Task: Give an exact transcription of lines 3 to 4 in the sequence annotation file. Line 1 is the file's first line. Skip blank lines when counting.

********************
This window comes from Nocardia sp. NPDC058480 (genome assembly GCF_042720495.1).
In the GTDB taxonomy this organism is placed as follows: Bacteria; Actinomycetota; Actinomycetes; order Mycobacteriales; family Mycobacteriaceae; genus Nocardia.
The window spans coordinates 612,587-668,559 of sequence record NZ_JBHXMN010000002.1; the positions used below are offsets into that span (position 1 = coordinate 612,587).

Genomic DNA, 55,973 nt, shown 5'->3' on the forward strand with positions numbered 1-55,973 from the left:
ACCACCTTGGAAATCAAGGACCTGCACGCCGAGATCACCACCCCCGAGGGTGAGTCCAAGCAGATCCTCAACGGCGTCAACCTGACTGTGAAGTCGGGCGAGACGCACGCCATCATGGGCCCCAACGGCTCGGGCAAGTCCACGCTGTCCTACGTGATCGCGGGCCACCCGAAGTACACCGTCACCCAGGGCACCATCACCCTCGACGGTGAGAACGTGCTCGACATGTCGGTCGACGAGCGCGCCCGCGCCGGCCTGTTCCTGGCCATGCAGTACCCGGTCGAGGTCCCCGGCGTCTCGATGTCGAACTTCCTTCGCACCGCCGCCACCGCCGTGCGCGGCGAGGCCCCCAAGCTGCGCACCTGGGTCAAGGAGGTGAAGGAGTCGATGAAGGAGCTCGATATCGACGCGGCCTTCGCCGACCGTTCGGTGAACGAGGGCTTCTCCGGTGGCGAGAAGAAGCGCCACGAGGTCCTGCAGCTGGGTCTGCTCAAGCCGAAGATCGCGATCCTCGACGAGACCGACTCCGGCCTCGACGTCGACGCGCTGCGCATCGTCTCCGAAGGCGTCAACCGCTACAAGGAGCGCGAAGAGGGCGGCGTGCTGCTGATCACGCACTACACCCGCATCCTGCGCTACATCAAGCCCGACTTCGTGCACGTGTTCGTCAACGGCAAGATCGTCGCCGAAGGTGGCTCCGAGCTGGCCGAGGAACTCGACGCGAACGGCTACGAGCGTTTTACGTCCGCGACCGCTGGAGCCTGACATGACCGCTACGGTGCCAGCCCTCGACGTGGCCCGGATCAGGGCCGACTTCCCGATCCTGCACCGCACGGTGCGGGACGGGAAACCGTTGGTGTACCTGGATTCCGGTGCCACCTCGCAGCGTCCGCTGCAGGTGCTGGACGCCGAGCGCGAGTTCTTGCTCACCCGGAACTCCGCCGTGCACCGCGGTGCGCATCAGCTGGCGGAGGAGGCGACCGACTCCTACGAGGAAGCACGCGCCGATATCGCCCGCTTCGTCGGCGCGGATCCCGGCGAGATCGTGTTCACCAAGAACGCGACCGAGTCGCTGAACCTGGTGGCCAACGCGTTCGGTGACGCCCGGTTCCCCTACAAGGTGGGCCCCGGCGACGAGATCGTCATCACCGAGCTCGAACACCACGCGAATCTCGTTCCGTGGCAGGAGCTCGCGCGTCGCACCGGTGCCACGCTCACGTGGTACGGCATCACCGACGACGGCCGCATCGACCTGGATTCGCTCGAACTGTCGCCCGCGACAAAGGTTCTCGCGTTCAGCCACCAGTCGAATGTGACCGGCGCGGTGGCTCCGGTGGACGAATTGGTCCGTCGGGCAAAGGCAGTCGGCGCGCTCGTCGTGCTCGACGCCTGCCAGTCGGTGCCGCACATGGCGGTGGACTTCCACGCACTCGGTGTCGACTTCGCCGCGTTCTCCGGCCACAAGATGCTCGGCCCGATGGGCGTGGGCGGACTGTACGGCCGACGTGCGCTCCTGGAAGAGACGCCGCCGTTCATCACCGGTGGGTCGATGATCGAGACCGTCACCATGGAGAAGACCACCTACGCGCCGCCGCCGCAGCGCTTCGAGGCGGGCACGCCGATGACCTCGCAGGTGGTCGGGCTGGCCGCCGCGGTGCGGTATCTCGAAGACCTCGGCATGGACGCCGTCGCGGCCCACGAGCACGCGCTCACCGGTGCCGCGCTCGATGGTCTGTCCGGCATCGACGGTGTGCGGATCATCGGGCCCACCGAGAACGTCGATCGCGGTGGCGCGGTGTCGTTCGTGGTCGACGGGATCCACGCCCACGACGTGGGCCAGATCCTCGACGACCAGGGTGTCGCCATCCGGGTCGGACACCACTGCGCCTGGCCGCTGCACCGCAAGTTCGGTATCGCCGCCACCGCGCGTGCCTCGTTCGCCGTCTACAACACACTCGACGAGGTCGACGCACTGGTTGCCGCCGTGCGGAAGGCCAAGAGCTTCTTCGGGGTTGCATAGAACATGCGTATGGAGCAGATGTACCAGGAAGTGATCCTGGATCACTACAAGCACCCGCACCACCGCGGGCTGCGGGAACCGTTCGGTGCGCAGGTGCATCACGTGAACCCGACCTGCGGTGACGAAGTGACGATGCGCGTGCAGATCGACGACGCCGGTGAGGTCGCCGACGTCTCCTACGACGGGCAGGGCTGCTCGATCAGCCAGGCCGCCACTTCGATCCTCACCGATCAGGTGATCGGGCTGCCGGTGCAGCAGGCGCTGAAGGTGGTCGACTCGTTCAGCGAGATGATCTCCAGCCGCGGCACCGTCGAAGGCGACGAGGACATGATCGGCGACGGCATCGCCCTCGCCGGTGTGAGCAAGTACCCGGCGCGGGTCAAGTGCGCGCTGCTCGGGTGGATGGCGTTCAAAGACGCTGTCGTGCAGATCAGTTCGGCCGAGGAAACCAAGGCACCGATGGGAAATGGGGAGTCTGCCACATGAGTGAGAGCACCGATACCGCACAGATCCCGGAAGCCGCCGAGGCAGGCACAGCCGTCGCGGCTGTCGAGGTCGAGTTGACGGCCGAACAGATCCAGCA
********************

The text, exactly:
The window spans coordinates 612,587-668,559 of sequence record NZ_JBHXMN010000002.1; the positions used below are offsets into that span (position 1 = coordinate 612,587).

Genomic DNA, 55,973 nt, shown 5'->3' on the forward strand with positions numbered 1-55,973 from the left: